Keeping an Eye on Long Meadow Brook

My intention yesterday afternoon was to focus on the plants and trees at the Greater Lovell Land Trust’s newest reserve, Long Meadow Brook. But I also wanted to check out the new parking area created as part of an Eagle Scout project by Bridgton’s Troop 149.

l-parking lot 2

While the logging road cut by the previous owner to the landing during a 2014 thinning was untouched for the creation of the parking area, some of the log landing (staging area to remove logs from the site) was used to create a smooth space for vehicles. Kudos to the Scouts and other volunteers for building the lot.

l-kiosk 2

To the left of the parking area stands a kiosk. If you go, please note that the trail was first tagged last summer and though trail work was done this week, it’s brand new and not yet well tramped.

l-sloppy trail marker

Your best bet is to keep an eye on the trail signs. Most are blue circles painted on a white background and nailed to the trees. But . . . at least one offered a more creative take as it appeared someone was thinking outside the lines. 😉


So yes, I went to make an initial inventory and began on the driveway to the parking lot, where the blossoms of coltsfoot have now turned to seed. Remains of the former flower continued to exist among the white fluff of the seeds’ parachutes.

l-dandelion seed head

In the same place grew dandelions, providing a comparison as their seed heads were fancier in form.

l-common mullein rosette

It was on the driveway also, that common mullein showed off its soft leaves as it grew among the equisetum or horsetail.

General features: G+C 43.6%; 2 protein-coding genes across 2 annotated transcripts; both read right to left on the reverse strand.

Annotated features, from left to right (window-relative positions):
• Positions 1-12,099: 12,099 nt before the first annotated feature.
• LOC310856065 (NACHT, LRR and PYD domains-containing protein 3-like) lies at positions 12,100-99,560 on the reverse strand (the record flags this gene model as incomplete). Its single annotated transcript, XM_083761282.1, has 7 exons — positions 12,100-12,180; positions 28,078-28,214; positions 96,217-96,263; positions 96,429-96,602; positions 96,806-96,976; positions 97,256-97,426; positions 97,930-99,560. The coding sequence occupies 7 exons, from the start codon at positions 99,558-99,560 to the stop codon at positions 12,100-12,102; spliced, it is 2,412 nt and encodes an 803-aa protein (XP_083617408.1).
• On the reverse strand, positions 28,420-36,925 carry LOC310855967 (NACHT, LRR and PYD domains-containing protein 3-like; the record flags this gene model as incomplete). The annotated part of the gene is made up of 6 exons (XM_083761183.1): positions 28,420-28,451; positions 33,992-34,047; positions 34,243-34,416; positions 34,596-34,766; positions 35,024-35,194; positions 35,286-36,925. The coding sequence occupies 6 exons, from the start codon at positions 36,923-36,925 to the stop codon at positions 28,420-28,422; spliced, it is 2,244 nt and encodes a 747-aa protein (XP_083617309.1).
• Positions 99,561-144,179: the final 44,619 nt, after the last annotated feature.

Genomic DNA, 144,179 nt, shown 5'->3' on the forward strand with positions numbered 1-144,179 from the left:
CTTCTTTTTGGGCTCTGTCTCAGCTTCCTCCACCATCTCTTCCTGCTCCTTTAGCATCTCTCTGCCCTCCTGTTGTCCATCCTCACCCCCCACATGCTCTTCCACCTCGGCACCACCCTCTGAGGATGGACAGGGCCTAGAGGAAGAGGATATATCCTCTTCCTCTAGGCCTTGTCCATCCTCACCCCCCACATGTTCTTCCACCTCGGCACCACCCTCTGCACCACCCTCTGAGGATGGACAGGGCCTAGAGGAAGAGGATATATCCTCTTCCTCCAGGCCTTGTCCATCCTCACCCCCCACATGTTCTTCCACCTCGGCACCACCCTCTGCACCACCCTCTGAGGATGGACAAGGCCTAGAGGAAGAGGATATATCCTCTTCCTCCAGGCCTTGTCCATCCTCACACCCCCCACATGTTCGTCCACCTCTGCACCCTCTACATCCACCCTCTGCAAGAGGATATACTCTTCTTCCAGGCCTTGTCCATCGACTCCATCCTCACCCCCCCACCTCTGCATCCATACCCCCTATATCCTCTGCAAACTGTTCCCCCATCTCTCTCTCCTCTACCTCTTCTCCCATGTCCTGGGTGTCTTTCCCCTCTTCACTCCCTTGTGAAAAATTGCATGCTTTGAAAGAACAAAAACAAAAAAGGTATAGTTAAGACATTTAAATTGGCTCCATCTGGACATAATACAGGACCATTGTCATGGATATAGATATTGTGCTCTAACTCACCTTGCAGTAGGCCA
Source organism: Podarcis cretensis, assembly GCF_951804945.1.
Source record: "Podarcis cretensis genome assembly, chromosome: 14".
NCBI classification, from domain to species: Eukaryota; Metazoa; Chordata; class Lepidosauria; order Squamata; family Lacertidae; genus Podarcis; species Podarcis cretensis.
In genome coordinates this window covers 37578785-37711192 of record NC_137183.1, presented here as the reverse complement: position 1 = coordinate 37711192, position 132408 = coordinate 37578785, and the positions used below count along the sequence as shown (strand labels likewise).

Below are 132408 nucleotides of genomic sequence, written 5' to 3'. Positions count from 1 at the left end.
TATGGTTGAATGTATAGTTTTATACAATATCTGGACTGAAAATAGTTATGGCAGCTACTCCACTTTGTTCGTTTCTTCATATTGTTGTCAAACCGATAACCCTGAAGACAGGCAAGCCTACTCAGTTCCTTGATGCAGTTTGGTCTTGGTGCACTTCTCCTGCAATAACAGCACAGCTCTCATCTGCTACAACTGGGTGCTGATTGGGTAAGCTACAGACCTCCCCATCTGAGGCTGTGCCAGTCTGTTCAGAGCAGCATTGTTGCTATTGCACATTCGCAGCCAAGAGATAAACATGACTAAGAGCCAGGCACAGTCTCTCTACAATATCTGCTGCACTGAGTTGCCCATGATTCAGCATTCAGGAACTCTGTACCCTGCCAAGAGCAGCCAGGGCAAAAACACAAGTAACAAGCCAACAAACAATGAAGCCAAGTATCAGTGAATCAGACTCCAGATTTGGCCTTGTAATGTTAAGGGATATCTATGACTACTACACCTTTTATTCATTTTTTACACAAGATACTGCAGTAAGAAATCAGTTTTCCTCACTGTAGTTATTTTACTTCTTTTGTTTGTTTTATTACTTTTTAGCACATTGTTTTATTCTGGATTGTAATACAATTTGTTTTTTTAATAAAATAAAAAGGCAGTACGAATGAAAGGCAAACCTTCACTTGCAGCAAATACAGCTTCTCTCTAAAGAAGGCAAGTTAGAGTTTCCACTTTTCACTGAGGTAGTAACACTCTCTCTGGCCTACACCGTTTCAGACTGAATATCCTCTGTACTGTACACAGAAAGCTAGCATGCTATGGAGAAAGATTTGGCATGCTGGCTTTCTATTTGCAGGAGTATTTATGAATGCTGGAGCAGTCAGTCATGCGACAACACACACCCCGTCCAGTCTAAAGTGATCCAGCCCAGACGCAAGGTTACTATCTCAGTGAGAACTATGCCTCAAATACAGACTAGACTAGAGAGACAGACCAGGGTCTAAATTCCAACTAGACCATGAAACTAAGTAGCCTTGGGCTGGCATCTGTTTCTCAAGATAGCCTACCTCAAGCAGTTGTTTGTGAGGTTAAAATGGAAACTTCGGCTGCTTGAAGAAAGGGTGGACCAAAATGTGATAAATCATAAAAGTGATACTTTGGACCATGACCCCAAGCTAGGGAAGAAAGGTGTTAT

l-common mullein

One in particular was ready to spring forth with new life.

l-common mullein--cacti

Though there were examples of last year’s mullein flowers along the driveway, it was on the trail that I spied a group of them, looking much like the cacti of the north.

l-equisetum 1

There were other look alikes to note–this being a woodland horsetail that can be mistaken for a pine sapling.

l-pine sapling

Both have whorled branching, but pine featured packets of five straight needles , while the horsetail branches were divided and dangling.


A spittlebug larva took advantage of one pine sapling and covered itself with froth to keep predators away.

l-pine grove 1

White pine saplings are numerous on this 98-acre property, where the former owner left many older pines that create a cathedral-like space.

l-pitch pine

One of my favorite species were the pitch pines, though this one appeared to have been used perhaps as a turning tree, with its bark on one side scraped off.

l-common speedwell

At my feet, I also found common speedwell,

l-cinquefoil 1

common cinquefoil,


and pipsissewa–though not common, not un-common either.

l-wintergreen sporting new growth

There was wintergreen showing off its new growth with tiny blossoms forming between light green leaves,

l-red trillium

and a red trillium, its flower passed by and fruit production in the works.

l-lowbush blueberries

Speaking of fruit, lowbush blueberries were loaded with future treats.

l-Indian Cucumber Root